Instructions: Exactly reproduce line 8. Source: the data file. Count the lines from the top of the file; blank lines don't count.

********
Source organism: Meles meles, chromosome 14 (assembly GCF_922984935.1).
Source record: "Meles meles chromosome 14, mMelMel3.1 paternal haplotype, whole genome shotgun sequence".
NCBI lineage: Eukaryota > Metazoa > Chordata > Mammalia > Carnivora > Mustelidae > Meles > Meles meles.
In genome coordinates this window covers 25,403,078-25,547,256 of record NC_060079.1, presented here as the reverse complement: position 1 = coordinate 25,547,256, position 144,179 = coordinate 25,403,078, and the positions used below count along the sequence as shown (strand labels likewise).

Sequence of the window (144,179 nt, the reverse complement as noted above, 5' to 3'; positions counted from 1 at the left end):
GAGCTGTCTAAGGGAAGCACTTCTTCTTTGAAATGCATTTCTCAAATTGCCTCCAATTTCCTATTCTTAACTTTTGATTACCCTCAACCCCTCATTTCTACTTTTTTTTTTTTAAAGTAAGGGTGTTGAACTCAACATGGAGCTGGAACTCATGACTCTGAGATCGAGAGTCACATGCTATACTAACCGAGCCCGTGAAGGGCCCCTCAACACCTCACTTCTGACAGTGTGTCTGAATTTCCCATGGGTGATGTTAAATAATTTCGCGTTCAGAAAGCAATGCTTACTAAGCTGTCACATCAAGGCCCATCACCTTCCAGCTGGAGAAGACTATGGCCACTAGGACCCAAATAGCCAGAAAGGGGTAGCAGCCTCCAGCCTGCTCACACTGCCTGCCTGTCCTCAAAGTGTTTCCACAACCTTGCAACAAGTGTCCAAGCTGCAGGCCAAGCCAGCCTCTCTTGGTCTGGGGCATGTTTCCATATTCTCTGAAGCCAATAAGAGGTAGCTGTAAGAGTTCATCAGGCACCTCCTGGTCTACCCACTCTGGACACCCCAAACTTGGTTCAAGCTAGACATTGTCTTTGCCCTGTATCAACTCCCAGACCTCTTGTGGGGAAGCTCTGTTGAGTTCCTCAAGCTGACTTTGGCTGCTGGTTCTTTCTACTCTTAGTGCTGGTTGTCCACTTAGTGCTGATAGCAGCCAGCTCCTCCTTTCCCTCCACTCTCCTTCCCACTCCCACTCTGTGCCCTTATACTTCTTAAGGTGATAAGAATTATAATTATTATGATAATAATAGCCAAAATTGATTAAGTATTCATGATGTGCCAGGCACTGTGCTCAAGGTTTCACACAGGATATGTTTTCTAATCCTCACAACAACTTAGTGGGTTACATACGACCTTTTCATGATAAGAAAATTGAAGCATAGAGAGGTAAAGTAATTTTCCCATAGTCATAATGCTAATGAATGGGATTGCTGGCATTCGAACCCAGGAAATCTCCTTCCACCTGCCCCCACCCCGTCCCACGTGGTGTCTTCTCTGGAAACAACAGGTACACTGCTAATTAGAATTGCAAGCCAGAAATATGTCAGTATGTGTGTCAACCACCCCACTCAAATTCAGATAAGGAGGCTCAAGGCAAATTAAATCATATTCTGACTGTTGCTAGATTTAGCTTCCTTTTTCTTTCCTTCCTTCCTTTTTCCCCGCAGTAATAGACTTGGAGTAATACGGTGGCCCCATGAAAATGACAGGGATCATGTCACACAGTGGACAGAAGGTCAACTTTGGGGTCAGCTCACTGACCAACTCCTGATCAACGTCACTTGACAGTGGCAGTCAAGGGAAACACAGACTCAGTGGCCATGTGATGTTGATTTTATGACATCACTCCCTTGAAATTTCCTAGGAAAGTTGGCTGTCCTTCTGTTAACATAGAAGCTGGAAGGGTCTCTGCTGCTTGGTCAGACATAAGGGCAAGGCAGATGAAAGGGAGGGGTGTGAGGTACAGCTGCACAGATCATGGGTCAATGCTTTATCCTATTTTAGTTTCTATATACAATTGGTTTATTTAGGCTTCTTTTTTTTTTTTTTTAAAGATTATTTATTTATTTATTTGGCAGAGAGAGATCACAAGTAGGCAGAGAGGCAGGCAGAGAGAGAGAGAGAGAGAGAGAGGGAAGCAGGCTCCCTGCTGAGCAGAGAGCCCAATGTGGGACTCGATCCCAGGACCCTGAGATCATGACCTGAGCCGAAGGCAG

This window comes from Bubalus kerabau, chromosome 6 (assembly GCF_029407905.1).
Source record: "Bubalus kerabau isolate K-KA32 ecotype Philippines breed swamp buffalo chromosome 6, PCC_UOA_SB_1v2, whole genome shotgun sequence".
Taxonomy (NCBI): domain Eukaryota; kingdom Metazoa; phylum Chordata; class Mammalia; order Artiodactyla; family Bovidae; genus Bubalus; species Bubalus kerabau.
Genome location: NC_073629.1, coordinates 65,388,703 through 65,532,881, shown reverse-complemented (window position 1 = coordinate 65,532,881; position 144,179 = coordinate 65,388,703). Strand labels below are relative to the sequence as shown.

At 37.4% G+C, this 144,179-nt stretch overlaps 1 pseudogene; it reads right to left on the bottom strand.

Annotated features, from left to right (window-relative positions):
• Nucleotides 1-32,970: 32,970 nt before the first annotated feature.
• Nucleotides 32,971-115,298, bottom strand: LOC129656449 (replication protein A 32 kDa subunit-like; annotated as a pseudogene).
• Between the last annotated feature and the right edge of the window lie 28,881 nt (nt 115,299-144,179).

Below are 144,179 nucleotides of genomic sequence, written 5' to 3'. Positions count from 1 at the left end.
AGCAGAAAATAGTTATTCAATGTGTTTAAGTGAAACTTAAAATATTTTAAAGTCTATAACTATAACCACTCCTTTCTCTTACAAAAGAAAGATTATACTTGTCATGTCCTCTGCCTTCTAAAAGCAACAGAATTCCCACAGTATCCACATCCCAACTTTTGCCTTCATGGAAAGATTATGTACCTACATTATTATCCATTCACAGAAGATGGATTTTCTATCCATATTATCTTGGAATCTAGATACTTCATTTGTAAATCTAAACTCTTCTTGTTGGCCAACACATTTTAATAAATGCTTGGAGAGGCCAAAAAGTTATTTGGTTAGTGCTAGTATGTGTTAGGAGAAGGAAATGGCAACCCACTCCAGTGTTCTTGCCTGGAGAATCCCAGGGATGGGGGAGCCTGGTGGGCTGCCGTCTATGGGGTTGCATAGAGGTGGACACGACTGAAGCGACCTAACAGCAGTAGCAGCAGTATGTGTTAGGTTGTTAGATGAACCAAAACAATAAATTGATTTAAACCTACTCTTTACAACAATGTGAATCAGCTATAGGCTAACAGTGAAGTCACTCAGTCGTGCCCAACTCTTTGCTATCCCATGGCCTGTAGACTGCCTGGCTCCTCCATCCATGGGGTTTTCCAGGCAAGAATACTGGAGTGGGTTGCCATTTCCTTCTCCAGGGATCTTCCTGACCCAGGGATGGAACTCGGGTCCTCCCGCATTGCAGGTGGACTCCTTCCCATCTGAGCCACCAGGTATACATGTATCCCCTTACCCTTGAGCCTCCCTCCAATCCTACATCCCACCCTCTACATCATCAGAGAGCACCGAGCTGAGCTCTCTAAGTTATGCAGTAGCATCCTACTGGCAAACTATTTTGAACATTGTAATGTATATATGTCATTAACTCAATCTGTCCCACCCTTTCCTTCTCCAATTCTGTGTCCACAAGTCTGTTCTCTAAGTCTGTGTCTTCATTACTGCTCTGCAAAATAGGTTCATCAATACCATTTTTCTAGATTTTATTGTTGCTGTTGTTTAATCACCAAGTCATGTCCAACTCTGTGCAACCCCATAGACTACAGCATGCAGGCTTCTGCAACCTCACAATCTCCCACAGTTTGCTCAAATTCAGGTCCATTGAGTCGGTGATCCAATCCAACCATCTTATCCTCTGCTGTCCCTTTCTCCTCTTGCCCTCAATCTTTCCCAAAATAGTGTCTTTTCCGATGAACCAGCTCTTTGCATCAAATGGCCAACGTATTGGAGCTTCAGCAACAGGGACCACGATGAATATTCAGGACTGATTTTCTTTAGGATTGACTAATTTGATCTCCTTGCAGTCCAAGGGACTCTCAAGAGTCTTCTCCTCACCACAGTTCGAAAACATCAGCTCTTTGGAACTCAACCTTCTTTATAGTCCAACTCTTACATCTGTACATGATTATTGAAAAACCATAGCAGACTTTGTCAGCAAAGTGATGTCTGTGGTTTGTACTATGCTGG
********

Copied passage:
Source record: "Bubalus kerabau isolate K-KA32 ecotype Philippines breed swamp buffalo chromosome 6, PCC_UOA_SB_1v2, whole genome shotgun sequence".